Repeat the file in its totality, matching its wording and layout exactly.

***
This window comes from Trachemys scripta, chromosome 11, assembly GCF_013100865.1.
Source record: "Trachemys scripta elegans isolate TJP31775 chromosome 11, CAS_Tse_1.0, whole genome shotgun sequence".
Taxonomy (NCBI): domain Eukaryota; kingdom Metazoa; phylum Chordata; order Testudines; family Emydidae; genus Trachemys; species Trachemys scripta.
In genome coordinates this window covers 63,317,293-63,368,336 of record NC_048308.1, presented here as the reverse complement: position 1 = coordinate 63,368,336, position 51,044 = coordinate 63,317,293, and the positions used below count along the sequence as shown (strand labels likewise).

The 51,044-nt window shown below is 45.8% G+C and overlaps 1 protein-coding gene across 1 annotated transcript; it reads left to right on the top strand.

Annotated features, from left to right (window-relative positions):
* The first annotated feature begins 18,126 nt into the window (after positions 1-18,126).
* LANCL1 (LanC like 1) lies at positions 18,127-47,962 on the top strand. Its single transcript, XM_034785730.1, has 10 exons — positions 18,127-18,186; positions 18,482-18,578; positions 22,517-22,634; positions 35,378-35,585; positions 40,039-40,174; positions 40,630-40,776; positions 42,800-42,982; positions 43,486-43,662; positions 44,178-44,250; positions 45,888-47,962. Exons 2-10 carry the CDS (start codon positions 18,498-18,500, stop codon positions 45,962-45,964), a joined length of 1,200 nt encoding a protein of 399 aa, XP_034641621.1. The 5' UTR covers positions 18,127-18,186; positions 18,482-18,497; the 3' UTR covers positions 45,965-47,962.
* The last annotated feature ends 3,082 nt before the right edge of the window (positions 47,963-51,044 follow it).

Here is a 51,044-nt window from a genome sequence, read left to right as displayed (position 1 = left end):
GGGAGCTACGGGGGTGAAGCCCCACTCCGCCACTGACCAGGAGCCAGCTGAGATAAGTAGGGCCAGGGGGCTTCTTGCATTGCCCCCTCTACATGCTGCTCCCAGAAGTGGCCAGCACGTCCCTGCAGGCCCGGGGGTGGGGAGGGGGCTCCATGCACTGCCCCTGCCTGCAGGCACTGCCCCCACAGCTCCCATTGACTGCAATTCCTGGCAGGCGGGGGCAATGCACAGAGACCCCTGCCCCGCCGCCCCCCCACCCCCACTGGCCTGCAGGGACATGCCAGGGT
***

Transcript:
This window comes from Trachemys scripta, chromosome 11, assembly GCF_013100865.1.
Source record: "Trachemys scripta elegans isolate TJP31775 chromosome 11, CAS_Tse_1.0, whole genome shotgun sequence".
Taxonomy (NCBI): domain Eukaryota; kingdom Metazoa; phylum Chordata; order Testudines; family Emydidae; genus Trachemys; species Trachemys scripta.
In genome coordinates this window covers 63,317,293-63,368,336 of record NC_048308.1, presented here as the reverse complement: position 1 = coordinate 63,368,336, position 51,044 = coordinate 63,317,293, and the positions used below count along the sequence as shown (strand labels likewise).

The 51,044-nt window shown below is 45.8% G+C and overlaps 1 protein-coding gene across 1 annotated transcript; it reads left to right on the top strand.

Annotated features, from left to right (window-relative positions):
* The first annotated feature begins 18,126 nt into the window (after positions 1-18,126).
* LANCL1 (LanC like 1) lies at positions 18,127-47,962 on the top strand. Its single transcript, XM_034785730.1, has 10 exons — positions 18,127-18,186; positions 18,482-18,578; positions 22,517-22,634; positions 35,378-35,585; positions 40,039-40,174; positions 40,630-40,776; positions 42,800-42,982; positions 43,486-43,662; positions 44,178-44,250; positions 45,888-47,962. Exons 2-10 carry the CDS (start codon positions 18,498-18,500, stop codon positions 45,962-45,964), a joined length of 1,200 nt encoding a protein of 399 aa, XP_034641621.1. The 5' UTR covers positions 18,127-18,186; positions 18,482-18,497; the 3' UTR covers positions 45,965-47,962.
* The last annotated feature ends 3,082 nt before the right edge of the window (positions 47,963-51,044 follow it).

Here is a 51,044-nt window from a genome sequence, read left to right as displayed (position 1 = left end):
GGGAGCTACGGGGGTGAAGCCCCACTCCGCCACTGACCAGGAGCCAGCTGAGATAAGTAGGGCCAGGGGGCTTCTTGCATTGCCCCCTCTACATGCTGCTCCCAGAAGTGGCCAGCACGTCCCTGCAGGCCCGGGGGTGGGGAGGGGGCTCCATGCACTGCCCCTGCCTGCAGGCACTGCCCCCACAGCTCCCATTGACTGCAATTCCTGGCAGGCGGGGGCAATGCACAGAGACCCCTGCCCCGCCGCCCCCCCACCCCCACTGGCCTGCAGGGACATGCCAGGGT